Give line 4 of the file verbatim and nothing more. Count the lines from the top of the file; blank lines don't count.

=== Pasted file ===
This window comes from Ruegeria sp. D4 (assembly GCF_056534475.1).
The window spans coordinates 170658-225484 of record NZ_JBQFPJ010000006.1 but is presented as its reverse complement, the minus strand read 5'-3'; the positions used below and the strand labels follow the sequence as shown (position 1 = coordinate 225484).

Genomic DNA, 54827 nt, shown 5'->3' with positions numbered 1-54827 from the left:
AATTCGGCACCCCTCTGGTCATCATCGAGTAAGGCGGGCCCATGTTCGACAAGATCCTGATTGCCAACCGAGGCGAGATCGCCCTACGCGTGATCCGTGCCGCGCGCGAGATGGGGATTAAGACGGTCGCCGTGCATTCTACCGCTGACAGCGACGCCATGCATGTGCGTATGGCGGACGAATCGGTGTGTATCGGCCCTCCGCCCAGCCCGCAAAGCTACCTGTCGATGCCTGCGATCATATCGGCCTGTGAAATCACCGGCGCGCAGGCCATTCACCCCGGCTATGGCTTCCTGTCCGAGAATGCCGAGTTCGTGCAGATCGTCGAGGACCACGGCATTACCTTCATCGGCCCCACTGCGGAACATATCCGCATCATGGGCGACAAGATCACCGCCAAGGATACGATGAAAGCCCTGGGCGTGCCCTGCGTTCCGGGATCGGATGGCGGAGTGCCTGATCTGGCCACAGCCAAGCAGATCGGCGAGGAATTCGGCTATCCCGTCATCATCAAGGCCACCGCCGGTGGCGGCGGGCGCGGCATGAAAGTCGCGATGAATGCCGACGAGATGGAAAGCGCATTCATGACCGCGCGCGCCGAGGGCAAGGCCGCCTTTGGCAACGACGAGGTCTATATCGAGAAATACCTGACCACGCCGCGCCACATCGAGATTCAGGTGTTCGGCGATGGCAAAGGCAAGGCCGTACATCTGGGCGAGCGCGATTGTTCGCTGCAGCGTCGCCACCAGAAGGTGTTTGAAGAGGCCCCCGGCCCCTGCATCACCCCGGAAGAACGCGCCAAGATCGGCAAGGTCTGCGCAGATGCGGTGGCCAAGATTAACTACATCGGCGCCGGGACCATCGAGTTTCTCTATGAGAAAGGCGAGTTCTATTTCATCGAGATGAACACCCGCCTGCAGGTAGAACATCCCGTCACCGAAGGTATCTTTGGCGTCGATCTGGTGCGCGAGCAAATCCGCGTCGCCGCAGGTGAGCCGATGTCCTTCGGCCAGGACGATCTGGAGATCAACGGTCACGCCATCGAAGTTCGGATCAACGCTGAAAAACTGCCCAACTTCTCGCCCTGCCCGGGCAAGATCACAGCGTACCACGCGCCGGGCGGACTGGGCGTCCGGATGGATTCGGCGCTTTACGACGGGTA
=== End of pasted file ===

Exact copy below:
AATTCGGCACCCCTCTGGTCATCATCGAGTAAGGCGGGCCCATGTTCGACAAGATCCTGATTGCCAACCGAGGCGAGATCGCCCTACGCGTGATCCGTGCCGCGCGCGAGATGGGGATTAAGACGGTCGCCGTGCATTCTACCGCTGACAGCGACGCCATGCATGTGCGTATGGCGGACGAATCGGTGTGTATCGGCCCTCCGCCCAGCCCGCAAAGCTACCTGTCGATGCCTGCGATCATATCGGCCTGTGAAATCACCGGCGCGCAGGCCATTCACCCCGGCTATGGCTTCCTGTCCGAGAATGCCGAGTTCGTGCAGATCGTCGAGGACCACGGCATTACCTTCATCGGCCCCACTGCGGAACATATCCGCATCATGGGCGACAAGATCACCGCCAAGGATACGATGAAAGCCCTGGGCGTGCCCTGCGTTCCGGGATCGGATGGCGGAGTGCCTGATCTGGCCACAGCCAAGCAGATCGGCGAGGAATTCGGCTATCCCGTCATCATCAAGGCCACCGCCGGTGGCGGCGGGCGCGGCATGAAAGTCGCGATGAATGCCGACGAGATGGAAAGCGCATTCATGACCGCGCGCGCCGAGGGCAAGGCCGCCTTTGGCAACGACGAGGTCTATATCGAGAAATACCTGACCACGCCGCGCCACATCGAGATTCAGGTGTTCGGCGATGGCAAAGGCAAGGCCGTACATCTGGGCGAGCGCGATTGTTCGCTGCAGCGTCGCCACCAGAAGGTGTTTGAAGAGGCCCCCGGCCCCTGCATCACCCCGGAAGAACGCGCCAAGATCGGCAAGGTCTGCGCAGATGCGGTGGCCAAGATTAACTACATCGGCGCCGGGACCATCGAGTTTCTCTATGAGAAAGGCGAGTTCTATTTCATCGAGATGAACACCCGCCTGCAGGTAGAACATCCCGTCACCGAAGGTATCTTTGGCGTCGATCTGGTGCGCGAGCAAATCCGCGTCGCCGCAGGTGAGCCGATGTCCTTCGGCCAGGACGATCTGGAGATCAACGGTCACGCCATCGAAGTTCGGATCAACGCTGAAAAACTGCCCAACTTCTCGCCCTGCCCGGGCAAGATCACAGCGTACCACGCGCCGGGCGGACTGGGCGTCCGGATGGATTCGGCGCTTTACGACGGGTA